I’ll call out number 3 in particular just because this is an approach I really like, and the idea that “work isn’t going to get done when people disagree” is something I’ve found has to be explained because it’s not obvious. People may be in a silo and may not be thinking about this as a big picture issue. When teams don’t agree on a goal, or an approach, they’re blocked, and they’re not producing anything. It’s a positive thing about your work and your culture if you can keep the peace together and move forward.
Sharing information freely (number 4) is one practice that often gets sacrificed, even by folks with good intentions, because they get too busy. It’s worth taking the time to do.
Jarrod@ Optimistic Journey says
Great tips! I especially agree with the arrive early one. Employers are always impressed by the willingness to show eagerness to get to work and get things done. Thanks for sharing!
Point number quickly one ends up becoming an escalating case of unpaid overtime; he comes in five minutes early so she stays back ten minutes late then the other guy turns up half an hour early and before you know it everyone is working ten hours unpaid overtime a week and getting stressed and having a lousy life. Of course the business loves it, meanwhile smirking out the other side of its mouth as it sends pathetic “work life balance” emails to everyone to read in their spare time.
Mark Shead says
Usually people who are concerned about 5 minutes of unpaid overtime aren’t particularly concerned about trying to really advance in their jobs. Also the vast majority of people looking for this type of advice are probably on salary anyway.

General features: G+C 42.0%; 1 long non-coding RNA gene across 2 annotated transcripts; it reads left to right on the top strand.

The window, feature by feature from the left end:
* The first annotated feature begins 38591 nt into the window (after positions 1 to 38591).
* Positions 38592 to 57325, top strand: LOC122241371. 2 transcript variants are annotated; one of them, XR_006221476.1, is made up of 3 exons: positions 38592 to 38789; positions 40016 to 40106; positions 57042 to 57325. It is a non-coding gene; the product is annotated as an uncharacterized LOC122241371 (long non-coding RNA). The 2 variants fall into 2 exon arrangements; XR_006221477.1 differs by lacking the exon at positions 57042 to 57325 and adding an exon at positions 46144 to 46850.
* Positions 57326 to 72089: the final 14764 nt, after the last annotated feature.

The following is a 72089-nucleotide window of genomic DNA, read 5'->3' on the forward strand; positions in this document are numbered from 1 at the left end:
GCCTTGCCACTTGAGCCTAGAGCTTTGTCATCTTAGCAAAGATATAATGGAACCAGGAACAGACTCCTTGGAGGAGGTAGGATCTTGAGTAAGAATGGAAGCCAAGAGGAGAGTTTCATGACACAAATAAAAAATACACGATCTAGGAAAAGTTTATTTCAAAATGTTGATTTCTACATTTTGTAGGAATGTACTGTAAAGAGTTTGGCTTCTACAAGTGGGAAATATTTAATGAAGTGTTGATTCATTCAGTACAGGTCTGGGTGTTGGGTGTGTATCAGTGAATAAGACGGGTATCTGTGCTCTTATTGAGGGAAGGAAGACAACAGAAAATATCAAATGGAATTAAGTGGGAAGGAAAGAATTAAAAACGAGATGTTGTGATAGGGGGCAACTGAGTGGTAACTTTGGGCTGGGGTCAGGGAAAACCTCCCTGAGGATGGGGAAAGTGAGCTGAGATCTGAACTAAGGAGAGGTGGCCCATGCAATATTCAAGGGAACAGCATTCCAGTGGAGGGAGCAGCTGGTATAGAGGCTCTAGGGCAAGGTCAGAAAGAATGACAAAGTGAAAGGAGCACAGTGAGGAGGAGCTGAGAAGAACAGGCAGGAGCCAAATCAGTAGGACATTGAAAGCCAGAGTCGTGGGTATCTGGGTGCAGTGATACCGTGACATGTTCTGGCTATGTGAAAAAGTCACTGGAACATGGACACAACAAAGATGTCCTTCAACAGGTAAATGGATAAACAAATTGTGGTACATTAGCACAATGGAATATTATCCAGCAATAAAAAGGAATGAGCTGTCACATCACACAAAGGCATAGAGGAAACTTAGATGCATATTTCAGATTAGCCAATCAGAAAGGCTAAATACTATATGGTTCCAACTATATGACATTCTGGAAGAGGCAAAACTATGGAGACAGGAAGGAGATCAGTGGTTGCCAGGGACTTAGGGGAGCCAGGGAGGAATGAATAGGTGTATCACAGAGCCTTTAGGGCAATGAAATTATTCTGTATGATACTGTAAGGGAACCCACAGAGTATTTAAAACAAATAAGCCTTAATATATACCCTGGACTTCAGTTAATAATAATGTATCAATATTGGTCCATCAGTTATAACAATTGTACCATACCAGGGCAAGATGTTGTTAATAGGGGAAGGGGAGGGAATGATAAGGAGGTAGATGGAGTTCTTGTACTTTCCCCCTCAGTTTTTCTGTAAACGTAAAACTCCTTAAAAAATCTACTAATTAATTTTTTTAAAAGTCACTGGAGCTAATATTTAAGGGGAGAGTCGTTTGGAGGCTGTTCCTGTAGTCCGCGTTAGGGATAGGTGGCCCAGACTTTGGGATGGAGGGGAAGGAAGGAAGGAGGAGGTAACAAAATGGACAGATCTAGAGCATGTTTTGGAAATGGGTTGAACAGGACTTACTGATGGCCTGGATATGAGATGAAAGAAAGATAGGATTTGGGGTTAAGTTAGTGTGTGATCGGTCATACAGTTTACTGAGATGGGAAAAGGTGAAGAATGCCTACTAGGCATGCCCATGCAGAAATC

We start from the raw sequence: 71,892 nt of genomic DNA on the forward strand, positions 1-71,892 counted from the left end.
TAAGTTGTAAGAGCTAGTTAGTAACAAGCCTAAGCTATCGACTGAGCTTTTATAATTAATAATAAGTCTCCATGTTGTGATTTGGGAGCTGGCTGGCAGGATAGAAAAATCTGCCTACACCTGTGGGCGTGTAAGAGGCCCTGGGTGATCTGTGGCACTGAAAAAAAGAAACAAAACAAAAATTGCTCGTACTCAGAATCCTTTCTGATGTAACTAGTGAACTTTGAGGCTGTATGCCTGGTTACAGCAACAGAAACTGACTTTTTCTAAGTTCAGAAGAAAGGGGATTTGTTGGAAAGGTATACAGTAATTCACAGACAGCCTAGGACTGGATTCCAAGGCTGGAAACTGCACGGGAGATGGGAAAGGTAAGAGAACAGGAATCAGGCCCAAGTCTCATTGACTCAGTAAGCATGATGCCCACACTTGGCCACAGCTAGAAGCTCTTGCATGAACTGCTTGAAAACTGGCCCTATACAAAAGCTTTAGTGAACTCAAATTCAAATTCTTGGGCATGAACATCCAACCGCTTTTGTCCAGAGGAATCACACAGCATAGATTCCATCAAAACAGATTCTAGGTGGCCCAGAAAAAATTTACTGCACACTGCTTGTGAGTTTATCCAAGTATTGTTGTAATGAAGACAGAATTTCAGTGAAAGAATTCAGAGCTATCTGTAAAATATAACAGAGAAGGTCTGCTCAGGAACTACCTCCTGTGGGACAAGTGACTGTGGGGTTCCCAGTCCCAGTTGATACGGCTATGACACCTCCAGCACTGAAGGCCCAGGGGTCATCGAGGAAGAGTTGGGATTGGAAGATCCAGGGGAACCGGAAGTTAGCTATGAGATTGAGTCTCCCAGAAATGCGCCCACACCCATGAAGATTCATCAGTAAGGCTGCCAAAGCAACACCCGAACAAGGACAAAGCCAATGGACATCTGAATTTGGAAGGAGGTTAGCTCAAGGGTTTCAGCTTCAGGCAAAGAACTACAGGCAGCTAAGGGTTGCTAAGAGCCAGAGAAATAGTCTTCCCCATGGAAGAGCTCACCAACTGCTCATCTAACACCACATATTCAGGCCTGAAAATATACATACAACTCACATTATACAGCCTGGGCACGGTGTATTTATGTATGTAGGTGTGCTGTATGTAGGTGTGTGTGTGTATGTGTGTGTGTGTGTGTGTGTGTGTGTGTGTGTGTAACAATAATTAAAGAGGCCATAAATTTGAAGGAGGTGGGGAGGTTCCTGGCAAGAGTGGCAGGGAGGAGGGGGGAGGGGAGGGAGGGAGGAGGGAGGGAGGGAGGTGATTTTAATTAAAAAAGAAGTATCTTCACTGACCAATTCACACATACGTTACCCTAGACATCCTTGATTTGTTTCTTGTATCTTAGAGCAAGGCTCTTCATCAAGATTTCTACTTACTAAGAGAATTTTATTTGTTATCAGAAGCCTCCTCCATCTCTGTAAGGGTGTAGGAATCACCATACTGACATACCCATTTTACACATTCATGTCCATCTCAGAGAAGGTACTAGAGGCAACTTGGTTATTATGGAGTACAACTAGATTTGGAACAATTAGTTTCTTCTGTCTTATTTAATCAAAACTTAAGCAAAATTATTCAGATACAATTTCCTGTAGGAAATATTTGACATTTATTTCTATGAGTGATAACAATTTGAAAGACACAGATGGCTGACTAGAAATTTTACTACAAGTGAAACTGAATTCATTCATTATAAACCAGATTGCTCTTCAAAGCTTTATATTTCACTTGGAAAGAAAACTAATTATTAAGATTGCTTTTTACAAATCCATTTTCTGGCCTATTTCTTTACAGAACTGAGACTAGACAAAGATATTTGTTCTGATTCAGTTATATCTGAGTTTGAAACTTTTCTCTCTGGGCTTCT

Jamie Ross (Mining Man) says
Five really great tips there! I particularly support number 2. In the industry I’m in (mining) people love gossip and all the latest rumours about the company and other people. It’s partly a product of a general culture of poor communication in the industry, but partly just people’s love of a juicy story.
Spreading gossip is a very quick path to being insecure about yourself and to alienating people around you. As a manager you need to listen for it and pay attention to the grape vine, but never spread something you’ve heard unless:
1. You know it to be true
2. You would say it to your boss or to the person’s face who it involves.
The other points in the post are great too, and very concisely put.
Trevor Allen says
I find this post of Mark Shead’s a bit broad.
Item 4, I believe that once you achieve an aura of competence and diligence in an organization people are going to want your input. So I would take this story of Mr. Shead’s former coworker not as a prohibition of what not to do just an ineffective way of controlling other people’s access to limit interruption.
Item 2, the definition of gossip depends on who is defining it. The benefit of gossip is that you can build up your network within an organization. I totally agree about not spreading negative comments though because of the risk of developing a reputation of a negative individual within the organization.
As a manager, I think it is important to have knowledge of the local gossip to a) seem approachable and b) understand the morale of the department. If people are spreading negative gossip that suggests a lack of timely information within the organization.
Craig Thomas says
Nice post. Being the peacemaker/making others look good in my opinion is all short-term. In the long-term, it wouldn’t work out so well. Peacemakers will be seen as ‘wimps’ while making others look good will give you less status in the situation – allowing your point not to be heard because there’s someone else with a point, who you’ve made feel good who now feels better than you.